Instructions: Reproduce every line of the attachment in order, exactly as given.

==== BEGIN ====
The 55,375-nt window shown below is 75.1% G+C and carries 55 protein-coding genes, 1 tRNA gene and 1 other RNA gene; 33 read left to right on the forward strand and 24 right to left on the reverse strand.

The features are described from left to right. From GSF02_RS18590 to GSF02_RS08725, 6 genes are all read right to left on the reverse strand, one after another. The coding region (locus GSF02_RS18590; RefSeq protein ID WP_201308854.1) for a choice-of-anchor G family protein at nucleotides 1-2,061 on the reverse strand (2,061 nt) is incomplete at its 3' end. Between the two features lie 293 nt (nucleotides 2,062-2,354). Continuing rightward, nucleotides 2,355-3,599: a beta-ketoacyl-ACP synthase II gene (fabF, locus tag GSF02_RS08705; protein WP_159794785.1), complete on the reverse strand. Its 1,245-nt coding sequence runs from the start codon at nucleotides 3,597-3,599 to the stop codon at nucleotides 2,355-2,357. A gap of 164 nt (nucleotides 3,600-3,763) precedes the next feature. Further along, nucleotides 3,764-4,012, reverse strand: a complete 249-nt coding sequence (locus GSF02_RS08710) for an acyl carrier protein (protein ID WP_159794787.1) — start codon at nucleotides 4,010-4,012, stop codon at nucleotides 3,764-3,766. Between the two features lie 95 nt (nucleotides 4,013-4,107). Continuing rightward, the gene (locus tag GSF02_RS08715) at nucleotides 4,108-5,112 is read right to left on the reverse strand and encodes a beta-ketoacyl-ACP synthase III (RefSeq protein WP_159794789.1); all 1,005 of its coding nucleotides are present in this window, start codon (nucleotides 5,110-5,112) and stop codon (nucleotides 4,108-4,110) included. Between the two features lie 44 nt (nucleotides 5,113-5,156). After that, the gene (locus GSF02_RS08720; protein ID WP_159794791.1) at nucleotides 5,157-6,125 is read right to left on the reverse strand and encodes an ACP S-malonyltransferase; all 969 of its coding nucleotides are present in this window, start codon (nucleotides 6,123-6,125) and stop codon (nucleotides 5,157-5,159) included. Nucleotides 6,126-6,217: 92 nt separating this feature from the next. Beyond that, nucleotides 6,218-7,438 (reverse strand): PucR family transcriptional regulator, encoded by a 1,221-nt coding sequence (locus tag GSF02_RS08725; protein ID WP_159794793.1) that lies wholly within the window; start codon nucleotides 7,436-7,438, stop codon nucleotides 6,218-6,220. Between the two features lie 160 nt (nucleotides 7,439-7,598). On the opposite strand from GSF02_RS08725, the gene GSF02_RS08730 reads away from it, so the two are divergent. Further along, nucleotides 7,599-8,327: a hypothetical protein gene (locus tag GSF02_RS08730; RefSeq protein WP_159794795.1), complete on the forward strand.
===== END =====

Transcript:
The 55,375-nt window shown below is 75.1% G+C and carries 55 protein-coding genes, 1 tRNA gene and 1 other RNA gene; 33 read left to right on the forward strand and 24 right to left on the reverse strand.

The features are described from left to right. From GSF02_RS18590 to GSF02_RS08725, 6 genes are all read right to left on the reverse strand, one after another. The coding region (locus GSF02_RS18590; RefSeq protein ID WP_201308854.1) for a choice-of-anchor G family protein at nucleotides 1-2,061 on the reverse strand (2,061 nt) is incomplete at its 3' end. Between the two features lie 293 nt (nucleotides 2,062-2,354). Continuing rightward, nucleotides 2,355-3,599: a beta-ketoacyl-ACP synthase II gene (fabF, locus tag GSF02_RS08705; protein WP_159794785.1), complete on the reverse strand. Its 1,245-nt coding sequence runs from the start codon at nucleotides 3,597-3,599 to the stop codon at nucleotides 2,355-2,357. A gap of 164 nt (nucleotides 3,600-3,763) precedes the next feature. Further along, nucleotides 3,764-4,012, reverse strand: a complete 249-nt coding sequence (locus GSF02_RS08710) for an acyl carrier protein (protein ID WP_159794787.1) — start codon at nucleotides 4,010-4,012, stop codon at nucleotides 3,764-3,766. Between the two features lie 95 nt (nucleotides 4,013-4,107). Continuing rightward, the gene (locus tag GSF02_RS08715) at nucleotides 4,108-5,112 is read right to left on the reverse strand and encodes a beta-ketoacyl-ACP synthase III (RefSeq protein WP_159794789.1); all 1,005 of its coding nucleotides are present in this window, start codon (nucleotides 5,110-5,112) and stop codon (nucleotides 4,108-4,110) included. Between the two features lie 44 nt (nucleotides 5,113-5,156). After that, the gene (locus GSF02_RS08720; protein ID WP_159794791.1) at nucleotides 5,157-6,125 is read right to left on the reverse strand and encodes an ACP S-malonyltransferase; all 969 of its coding nucleotides are present in this window, start codon (nucleotides 6,123-6,125) and stop codon (nucleotides 5,157-5,159) included. Nucleotides 6,126-6,217: 92 nt separating this feature from the next. Beyond that, nucleotides 6,218-7,438 (reverse strand): PucR family transcriptional regulator, encoded by a 1,221-nt coding sequence (locus tag GSF02_RS08725; protein ID WP_159794793.1) that lies wholly within the window; start codon nucleotides 7,436-7,438, stop codon nucleotides 6,218-6,220. Between the two features lie 160 nt (nucleotides 7,439-7,598). On the opposite strand from GSF02_RS08725, the gene GSF02_RS08730 reads away from it, so the two are divergent. Further along, nucleotides 7,599-8,327: a hypothetical protein gene (locus tag GSF02_RS08730; RefSeq protein WP_159794795.1), complete on the forward strand.